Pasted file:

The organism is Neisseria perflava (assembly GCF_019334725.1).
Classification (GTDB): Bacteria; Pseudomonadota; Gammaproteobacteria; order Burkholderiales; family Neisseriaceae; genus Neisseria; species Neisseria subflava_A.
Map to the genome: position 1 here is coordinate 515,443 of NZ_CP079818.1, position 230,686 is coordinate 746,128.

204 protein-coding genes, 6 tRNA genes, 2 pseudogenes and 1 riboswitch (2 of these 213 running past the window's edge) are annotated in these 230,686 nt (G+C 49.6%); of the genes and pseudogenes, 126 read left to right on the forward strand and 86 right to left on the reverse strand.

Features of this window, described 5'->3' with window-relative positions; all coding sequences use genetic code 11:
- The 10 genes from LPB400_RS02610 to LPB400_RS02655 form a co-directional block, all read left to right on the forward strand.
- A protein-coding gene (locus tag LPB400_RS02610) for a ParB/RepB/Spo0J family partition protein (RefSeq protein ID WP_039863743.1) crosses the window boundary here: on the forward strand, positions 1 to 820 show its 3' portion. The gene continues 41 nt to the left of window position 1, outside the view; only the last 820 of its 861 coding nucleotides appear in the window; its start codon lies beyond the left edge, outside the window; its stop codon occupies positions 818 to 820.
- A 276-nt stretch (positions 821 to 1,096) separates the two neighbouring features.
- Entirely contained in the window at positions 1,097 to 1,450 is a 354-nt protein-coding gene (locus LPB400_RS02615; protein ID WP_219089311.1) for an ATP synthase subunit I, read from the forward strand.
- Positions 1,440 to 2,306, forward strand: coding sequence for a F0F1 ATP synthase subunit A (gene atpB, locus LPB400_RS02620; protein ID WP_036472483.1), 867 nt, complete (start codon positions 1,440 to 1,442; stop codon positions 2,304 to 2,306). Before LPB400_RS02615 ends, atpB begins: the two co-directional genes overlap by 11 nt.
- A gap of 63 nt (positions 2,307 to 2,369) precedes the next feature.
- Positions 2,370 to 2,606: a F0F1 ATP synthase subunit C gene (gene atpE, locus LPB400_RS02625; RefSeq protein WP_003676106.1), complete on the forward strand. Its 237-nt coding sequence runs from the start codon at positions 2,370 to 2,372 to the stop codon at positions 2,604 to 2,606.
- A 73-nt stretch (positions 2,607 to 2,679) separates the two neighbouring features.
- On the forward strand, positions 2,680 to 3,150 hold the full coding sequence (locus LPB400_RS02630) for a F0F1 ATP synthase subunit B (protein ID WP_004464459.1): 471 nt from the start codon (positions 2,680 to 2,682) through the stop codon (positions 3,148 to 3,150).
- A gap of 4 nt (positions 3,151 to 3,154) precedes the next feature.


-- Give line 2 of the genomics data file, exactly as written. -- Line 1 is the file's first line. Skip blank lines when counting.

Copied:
Classification (GTDB): Bacteria; Pseudomonadota; Gammaproteobacteria; order Burkholderiales; family Neisseriaceae; genus Neisseria; species Neisseria subflava_A.